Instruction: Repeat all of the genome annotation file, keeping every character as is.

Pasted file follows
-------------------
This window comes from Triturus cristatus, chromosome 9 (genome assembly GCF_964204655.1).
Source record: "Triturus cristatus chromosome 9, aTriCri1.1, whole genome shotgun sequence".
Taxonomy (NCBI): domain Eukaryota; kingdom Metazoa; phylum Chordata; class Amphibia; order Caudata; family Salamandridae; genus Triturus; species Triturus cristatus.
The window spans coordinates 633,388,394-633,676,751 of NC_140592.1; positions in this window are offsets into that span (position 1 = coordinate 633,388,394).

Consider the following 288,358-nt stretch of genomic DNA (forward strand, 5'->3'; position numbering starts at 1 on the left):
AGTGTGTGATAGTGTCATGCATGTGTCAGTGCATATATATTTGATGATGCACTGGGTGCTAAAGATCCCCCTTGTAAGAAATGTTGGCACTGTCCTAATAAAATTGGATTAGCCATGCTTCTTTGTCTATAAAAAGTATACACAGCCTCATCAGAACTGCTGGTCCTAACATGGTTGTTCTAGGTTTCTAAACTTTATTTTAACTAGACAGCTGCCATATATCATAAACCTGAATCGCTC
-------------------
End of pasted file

This window comes from Triturus cristatus, chromosome 9 (genome assembly GCF_964204655.1).
Source record: "Triturus cristatus chromosome 9, aTriCri1.1, whole genome shotgun sequence".
Taxonomy (NCBI): domain Eukaryota; kingdom Metazoa; phylum Chordata; class Amphibia; order Caudata; family Salamandridae; genus Triturus; species Triturus cristatus.
The window spans coordinates 633,388,394-633,676,751 of NC_140592.1; positions in this window are offsets into that span (position 1 = coordinate 633,388,394).

Consider the following 288,358-nt stretch of genomic DNA (forward strand, 5'->3'; position numbering starts at 1 on the left):
AGTGTGTGATAGTGTCATGCATGTGTCAGTGCATATATATTTGATGATGCACTGGGTGCTAAAGATCCCCCTTGTAAGAAATGTTGGCACTGTCCTAATAAAATTGGATTAGCCATGCTTCTTTGTCTATAAAAAGTATACACAGCCTCATCAGAACTGCTGGTCCTAACATGGTTGTTCTAGGTTTCTAAACTTTATTTTAACTAGACAGCTGCCATATATCATAAACCTGAATCGCTC